She was there again.
Jimmy Greer had made it a bedtime habit to creep out of his bed, tiptoe across the hardwood floor of his bedroom with as much stealth as his seven year old body was capable of, slowly pull the edge of one Adventure Time curtain back, and peer through the small gap at the world beyond. He’d been doing it for three weeks now, and out of those twenty one days, seventeen of them, he’d seen her.
The first time had been an accident. He had thought he’d heard a dog barking or a car backfiring or some other noise that had roused him from sleep and made him double check to be sure zombies weren’t invading the neighborhood. He’d seen no zombies, merely one old (maybe) woman standing under the street light at the corner. Nothing particularly odd, even if it was late at night; lots of the people in his parent’s apartment building worked nights or kept weird schedules for some other reason. But his skin had been crawling just the same, rippling with gooseflesh at the sight of her.
Just a woman in loose green slacks and a black sweatshirt, deep creases in her face that might have been old age, stress or a generally nasty disposition. The kind of person you saw standing in the corner at the market, glaring at you like she just knew you were there to steal something, break something, or both. Not friendly looking, especially since he couldn’t see her mouth – she was holding her hand in front of it, for some reason – but nothing that should be making him feel like he had to pee, or that he was in mortal danger. But that’s how he felt just the same.
He’d tried to break his gaze from her, to let the curtain go and just go back to bed and not think about it, but he’d been frozen. Then she’d tilted her head and looked up, locking her weird gray eyes on his, and he knew, just knew, that she’d seen him. How that could be, he wasn’t sure; he was in a dark room and the only lighting on this part of the street was coming from behind her, but some part of his brain – probably the part that his dad would call a “lizard-brain” – was certain she wasn’t just looking at a dark window in a building full of them, but was looking right at him.
He’d seen her cheeks twitch, and even though her hand was still in the way, Jimmy was pretty sure she’d smiled at him. Not the nice smile, the kind that says “Yeah, I may look old and mean, but I might have a cookie somewhere in my pocket,” but the kind that says “I have the bones of six or seven other little boys in my basement.”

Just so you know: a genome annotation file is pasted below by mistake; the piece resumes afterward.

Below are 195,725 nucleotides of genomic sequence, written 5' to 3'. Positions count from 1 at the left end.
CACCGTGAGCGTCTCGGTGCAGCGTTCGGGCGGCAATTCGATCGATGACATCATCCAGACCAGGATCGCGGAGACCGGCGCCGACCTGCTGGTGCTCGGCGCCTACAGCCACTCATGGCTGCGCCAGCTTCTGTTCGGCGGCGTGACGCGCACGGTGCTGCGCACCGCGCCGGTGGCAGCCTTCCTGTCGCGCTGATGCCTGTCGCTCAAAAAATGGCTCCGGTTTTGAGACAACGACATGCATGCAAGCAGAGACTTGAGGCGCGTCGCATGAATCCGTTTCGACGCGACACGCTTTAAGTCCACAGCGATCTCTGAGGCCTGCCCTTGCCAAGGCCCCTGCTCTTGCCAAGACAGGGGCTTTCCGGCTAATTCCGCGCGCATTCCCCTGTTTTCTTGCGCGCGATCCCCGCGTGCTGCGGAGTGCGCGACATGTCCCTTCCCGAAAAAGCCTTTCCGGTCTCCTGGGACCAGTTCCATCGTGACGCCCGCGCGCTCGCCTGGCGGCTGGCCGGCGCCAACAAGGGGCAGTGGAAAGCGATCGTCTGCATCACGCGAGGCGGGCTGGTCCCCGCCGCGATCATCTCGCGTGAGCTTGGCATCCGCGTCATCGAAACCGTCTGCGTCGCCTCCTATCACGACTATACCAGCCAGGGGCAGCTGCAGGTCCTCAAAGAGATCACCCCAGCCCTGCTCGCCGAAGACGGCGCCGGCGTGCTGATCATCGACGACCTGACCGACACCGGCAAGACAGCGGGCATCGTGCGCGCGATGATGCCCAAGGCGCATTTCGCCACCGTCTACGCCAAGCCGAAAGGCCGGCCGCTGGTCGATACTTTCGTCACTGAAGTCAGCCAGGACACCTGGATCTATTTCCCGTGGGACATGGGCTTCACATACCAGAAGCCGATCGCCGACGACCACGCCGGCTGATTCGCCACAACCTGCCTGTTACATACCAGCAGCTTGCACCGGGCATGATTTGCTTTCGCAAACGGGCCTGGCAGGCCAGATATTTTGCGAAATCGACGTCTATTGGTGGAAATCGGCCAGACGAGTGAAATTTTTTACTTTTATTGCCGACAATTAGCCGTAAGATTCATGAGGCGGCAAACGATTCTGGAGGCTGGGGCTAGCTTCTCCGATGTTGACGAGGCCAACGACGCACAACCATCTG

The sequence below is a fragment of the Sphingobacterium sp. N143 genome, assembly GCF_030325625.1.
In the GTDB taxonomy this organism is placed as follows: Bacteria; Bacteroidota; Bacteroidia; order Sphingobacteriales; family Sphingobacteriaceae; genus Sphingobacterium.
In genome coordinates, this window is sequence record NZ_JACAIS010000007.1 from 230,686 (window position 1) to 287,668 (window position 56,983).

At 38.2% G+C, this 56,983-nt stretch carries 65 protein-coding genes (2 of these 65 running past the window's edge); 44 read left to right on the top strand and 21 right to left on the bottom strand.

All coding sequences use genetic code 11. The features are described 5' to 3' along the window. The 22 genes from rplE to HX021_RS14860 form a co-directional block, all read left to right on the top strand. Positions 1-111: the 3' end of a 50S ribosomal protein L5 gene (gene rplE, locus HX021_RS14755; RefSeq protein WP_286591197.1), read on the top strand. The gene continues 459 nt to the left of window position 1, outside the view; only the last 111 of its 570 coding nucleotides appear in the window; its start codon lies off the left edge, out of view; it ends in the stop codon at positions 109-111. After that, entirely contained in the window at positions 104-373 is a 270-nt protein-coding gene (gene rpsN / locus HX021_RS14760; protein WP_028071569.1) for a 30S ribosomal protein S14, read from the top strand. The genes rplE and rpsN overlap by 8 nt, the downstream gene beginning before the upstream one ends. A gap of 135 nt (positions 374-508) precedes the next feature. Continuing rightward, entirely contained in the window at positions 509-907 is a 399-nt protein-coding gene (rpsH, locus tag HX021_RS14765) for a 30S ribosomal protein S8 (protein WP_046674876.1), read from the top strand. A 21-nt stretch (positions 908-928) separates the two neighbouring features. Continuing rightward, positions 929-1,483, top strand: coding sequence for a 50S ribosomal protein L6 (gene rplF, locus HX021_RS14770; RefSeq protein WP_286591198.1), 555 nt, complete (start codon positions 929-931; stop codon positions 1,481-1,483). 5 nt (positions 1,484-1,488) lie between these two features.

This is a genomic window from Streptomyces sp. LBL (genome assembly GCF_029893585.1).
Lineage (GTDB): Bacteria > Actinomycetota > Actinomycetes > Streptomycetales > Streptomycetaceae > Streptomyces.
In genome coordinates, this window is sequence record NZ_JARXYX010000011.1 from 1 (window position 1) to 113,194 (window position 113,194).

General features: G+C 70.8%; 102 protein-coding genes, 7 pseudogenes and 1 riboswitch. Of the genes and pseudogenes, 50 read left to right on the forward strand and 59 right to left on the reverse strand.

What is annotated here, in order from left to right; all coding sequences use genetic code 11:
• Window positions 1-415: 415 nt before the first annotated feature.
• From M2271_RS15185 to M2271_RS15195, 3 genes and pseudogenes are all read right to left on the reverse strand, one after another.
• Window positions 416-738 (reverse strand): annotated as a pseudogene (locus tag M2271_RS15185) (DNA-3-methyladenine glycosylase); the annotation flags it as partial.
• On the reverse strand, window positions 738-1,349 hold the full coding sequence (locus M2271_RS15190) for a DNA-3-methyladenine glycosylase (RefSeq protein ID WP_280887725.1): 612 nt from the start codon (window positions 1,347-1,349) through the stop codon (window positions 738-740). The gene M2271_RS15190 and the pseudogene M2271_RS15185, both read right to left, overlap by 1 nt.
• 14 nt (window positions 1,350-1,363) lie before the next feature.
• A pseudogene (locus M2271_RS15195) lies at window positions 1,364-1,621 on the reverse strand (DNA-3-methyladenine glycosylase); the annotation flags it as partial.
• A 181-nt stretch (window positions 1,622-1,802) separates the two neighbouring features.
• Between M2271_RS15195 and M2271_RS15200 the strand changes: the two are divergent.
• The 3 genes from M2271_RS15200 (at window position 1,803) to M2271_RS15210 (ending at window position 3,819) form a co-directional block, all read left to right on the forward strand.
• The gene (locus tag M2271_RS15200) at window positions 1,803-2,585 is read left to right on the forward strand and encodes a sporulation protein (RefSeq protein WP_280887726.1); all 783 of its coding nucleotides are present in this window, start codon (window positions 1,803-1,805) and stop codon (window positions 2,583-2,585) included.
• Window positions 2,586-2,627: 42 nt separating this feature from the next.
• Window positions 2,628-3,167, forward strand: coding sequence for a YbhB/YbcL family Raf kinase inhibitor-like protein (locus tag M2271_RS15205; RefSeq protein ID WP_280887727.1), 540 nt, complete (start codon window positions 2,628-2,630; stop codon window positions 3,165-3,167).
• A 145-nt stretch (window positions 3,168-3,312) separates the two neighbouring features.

That first time, Jimmy hadn’t been able to stop it. He’d made water in his pants. The rush of wet heat, followed by cold as the air hit the spreading, foul smelling spot, had broken his paralysis. He could have screamed for his parents, could have run to the bathroom, but did neither. He had leapt back into bed, and had stayed there, shivering, for hours. Until the sun had finally come up he had been somehow certain that if he looked at the window, he’d see her peeking back in at him, waiting for him to let her in so she could do something to him.
The night after, he’d checked the window. Almost against his will. She hadn’t been there. His relief had been greater than anything he’d known in his seven – almost eight! – years on this earth. But the night after that, he’d checked again – chiding himself the whole while, that it was silly, that there was no ax-murdering old woman watching him – and she’d been there again. Only instead of at the corner down the road, she had been a few steps closer. And instead of turning up to look at him when he’d opened the window, she had already been staring. As though she’d been there for hours, just waiting for him to look out.
Since then, every time he saw her, she was a little closer. Always staring up at him, and always that little cheek twitch when he peeked out, even though he was sure the small movements of his curtains weren’t really enough to give him away.
Tonight she was directly below the building, looking straight up at him. Jimmy could see, now that she was close enough, that her mouth was moving constantly behind that obscuring hand. He thought she might be talking, but he couldn’t hear her if she was. The thick glass, the distance, and the wet, heavy air of the October night made sure of that. Jimmy wasn’t sure he wanted to hear what she might be saying. It was probably something that would only make her behavior even worse. “I’m going to eat you, Jimmy,” maybe. Or “I know about the rabbit, Jimmy!”
He hadn’t thought about the rabbit in a long time, until now. At least, that’s what he told himself. The rabbit was actually never far in his thoughts, casting it’s maggot-eaten and still somehow sad gaze over everything he said and did, not that he’d ever admit to it.
Why he was thinking about it now – actually thinking about it, instead of pretending not to – he didn’t know. Why he thought the woman would know anything about it was also a mystery to him. But somehow he was sure of it. After all, scary things like crazy women who crept a little closer to you every night only happened to bad people. He knew that from the movies he watched and the things his parents told him, when they bothered to talk to him at all. It was the only bad thing he’d ever done.